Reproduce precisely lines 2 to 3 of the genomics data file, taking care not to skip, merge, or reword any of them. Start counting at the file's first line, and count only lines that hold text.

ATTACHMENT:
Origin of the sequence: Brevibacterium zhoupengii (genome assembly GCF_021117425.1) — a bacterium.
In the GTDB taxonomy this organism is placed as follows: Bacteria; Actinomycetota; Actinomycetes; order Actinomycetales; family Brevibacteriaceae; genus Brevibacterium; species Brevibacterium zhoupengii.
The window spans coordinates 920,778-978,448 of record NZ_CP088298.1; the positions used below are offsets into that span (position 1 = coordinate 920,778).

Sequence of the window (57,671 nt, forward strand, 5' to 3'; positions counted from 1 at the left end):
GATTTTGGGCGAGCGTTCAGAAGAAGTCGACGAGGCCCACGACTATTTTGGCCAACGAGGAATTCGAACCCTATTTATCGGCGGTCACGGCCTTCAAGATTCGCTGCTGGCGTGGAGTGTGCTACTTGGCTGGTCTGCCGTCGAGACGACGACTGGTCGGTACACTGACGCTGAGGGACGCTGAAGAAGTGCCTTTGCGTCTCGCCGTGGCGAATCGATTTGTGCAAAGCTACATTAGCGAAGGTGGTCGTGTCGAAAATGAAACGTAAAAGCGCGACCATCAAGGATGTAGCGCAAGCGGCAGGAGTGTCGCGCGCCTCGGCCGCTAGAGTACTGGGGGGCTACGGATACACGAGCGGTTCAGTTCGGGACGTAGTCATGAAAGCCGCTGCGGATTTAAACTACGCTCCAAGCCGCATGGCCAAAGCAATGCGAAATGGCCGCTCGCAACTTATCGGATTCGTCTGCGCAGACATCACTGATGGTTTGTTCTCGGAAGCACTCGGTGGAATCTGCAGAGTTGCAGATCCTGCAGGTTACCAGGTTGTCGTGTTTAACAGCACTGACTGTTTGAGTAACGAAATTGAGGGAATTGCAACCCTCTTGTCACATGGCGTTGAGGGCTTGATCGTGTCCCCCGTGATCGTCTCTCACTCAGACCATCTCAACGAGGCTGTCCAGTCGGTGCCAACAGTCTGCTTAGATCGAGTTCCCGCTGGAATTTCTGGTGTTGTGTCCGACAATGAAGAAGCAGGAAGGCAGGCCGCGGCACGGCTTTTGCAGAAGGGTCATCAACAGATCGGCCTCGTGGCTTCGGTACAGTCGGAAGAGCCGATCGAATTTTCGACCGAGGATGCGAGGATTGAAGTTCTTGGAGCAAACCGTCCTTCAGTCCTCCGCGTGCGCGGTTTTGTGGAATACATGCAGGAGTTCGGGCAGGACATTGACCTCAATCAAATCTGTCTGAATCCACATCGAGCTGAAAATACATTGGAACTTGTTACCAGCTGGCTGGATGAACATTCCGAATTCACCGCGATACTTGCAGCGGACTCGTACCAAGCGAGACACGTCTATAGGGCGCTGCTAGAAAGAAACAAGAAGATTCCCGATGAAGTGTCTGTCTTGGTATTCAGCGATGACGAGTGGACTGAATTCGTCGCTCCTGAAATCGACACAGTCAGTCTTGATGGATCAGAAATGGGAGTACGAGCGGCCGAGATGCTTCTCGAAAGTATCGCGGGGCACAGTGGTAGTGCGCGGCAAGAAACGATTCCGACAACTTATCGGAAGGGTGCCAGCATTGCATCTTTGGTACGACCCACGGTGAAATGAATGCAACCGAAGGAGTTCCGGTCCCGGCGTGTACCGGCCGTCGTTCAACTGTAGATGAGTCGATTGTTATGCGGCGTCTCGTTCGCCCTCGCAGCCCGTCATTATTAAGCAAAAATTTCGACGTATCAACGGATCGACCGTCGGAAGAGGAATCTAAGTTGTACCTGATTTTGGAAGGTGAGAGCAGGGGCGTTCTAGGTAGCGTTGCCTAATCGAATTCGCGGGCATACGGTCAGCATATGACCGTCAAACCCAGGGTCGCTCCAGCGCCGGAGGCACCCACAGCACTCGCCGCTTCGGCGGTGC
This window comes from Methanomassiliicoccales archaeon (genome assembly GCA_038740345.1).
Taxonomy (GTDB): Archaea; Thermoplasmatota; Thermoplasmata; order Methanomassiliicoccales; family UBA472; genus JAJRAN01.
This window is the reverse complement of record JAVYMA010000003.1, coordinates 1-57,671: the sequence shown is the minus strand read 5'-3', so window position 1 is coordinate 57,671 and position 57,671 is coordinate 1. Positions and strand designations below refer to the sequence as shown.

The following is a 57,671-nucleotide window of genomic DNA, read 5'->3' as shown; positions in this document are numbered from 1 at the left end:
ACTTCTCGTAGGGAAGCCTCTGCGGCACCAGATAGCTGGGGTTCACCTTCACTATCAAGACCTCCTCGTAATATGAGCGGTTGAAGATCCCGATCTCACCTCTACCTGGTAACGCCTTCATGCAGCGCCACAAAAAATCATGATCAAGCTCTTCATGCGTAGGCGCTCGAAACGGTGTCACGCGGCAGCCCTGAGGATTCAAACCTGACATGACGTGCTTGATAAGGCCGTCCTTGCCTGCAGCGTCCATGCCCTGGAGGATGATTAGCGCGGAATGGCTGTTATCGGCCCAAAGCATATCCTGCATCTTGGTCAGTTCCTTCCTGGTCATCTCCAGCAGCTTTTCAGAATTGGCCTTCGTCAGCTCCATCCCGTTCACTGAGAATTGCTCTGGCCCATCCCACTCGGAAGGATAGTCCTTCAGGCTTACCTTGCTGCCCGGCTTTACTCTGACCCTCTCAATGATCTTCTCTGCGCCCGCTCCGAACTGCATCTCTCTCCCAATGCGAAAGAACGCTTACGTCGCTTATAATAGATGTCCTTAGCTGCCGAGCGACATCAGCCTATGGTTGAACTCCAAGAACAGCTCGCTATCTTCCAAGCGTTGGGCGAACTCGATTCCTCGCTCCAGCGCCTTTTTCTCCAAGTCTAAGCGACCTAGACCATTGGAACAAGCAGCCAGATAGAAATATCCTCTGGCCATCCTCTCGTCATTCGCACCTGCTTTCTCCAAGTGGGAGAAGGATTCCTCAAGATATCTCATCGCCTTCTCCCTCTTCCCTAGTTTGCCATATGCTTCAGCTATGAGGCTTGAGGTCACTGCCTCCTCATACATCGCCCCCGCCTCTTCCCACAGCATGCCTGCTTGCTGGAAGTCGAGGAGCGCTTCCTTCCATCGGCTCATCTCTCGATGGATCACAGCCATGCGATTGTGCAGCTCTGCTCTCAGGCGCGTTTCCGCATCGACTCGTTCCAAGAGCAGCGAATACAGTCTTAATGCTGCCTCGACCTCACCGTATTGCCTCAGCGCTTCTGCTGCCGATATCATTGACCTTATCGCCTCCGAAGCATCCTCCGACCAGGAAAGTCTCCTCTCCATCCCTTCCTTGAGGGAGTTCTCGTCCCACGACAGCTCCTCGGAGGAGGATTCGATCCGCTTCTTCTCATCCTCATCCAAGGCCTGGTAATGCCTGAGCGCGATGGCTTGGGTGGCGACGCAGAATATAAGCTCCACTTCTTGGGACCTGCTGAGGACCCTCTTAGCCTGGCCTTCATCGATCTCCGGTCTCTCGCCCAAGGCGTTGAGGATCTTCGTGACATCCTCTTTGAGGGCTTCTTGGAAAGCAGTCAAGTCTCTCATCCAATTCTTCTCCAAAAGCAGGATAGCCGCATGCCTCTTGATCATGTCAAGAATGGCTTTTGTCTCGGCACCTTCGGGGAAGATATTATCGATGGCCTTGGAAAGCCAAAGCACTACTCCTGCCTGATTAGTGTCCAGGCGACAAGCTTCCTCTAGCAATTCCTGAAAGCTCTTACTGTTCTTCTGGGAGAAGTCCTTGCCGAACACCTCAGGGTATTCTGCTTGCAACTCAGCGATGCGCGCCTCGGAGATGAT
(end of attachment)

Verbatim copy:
In the GTDB taxonomy this organism is placed as follows: Bacteria; Actinomycetota; Actinomycetes; order Actinomycetales; family Brevibacteriaceae; genus Brevibacterium; species Brevibacterium zhoupengii.
The window spans coordinates 920,778-978,448 of record NZ_CP088298.1; the positions used below are offsets into that span (position 1 = coordinate 920,778).